We are responsible for them. These pros navigate risky situations every day. Safety depends on training, equipment and supplies, and accountability. This time of crisis highlights the need to elevate our standards, from top to bottom of our organizations.
We need to do better procuring and managing supplies. Hoarding isn’t the answer, although the temptation is there. Sometimes we need a hand, and other times we can lend a hand. Our first responders, medical professionals and essential workers shouldn’t have to worry about the availability of personal protection equipment.
And PPE isn’t enough. Our team members need to be trained and held accountable for using the proper systems and gear. If a fireman doesn’t wear his helmet, he puts his whole team at risk. It’s the same in our industry. Full responsibility means every person does their job to the best of their ability and to agreed-upon standards.
I’m not judging. I fail, we all do, every day. However, a crisis like this gives us the opportunity to do better. Let us not come up short in the next disaster — because there is always a next one.
If you have been lax in any way with your financial reporting, it’s time to tighten it up. Stay up until midnight if you must. Audit your balance sheet and profit and loss. Do you have your financials through the end of last year? Great. Work with your accountant (over video conference) and get caught up.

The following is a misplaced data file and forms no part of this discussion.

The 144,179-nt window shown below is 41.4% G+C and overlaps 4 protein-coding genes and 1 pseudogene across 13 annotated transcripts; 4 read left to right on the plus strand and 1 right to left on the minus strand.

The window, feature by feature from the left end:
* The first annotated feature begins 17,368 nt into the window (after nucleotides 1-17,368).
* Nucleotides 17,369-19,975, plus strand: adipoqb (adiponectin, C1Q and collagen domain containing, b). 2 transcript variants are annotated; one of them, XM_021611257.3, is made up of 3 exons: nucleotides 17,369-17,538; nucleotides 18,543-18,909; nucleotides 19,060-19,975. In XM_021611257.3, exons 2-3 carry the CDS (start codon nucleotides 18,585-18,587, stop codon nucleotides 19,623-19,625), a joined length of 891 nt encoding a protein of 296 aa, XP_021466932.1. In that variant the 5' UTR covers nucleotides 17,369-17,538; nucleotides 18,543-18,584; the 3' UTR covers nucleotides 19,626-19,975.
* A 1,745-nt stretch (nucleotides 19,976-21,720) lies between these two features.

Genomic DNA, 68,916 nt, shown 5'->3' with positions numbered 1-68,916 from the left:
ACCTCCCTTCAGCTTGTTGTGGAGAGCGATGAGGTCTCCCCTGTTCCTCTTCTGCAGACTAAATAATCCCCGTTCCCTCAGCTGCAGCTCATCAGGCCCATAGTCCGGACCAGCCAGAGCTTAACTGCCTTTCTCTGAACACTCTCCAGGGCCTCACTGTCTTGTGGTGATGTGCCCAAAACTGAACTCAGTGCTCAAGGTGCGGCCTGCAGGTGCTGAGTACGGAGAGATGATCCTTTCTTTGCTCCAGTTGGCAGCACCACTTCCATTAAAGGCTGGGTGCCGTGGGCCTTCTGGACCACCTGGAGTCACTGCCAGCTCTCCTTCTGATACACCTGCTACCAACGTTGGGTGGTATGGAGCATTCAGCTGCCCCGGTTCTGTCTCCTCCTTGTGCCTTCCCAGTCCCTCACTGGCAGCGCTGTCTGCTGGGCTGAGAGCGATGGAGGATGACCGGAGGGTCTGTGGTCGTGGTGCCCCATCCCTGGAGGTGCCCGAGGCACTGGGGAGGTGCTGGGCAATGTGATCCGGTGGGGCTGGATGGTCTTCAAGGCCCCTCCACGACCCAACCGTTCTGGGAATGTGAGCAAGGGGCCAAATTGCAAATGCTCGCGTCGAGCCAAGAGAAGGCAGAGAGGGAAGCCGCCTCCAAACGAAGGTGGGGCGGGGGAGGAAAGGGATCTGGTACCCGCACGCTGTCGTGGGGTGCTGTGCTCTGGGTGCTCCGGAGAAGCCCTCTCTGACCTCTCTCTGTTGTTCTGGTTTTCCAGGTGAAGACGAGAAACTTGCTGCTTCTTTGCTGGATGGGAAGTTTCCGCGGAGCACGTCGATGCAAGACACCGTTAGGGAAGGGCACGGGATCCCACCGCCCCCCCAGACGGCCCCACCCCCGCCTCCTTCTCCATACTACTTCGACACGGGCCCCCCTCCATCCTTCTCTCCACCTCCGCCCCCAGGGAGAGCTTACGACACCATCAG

The basics are:
Make sure your payroll is current, accurate and in compliance.
Here are the bare bones necessary numbers to track:
The most important benefit of this is knowing your financial situation. Wondering and worrying are not helpful. Get the facts and you’ll sleep better. You can see how much money you have, how much money is coming in and where the money is going.
On March 11, 2020, the World Health Organization deemed the COVID-19 outbreak a pandemic. Demonstrating your financial performance before and after that date is going to make all the difference when determining whether or not you need a hand and making a case for getting it.
Help will be available from vendors, other business owners, family members, partners, your associations or franchise partners, and local, state and federal governments. Help may come in the form of useful advice, materials and PPE, extra hands to help with projects, payment deferments and loans. For the most part, your financial partners may offer deferment, but not forgiveness.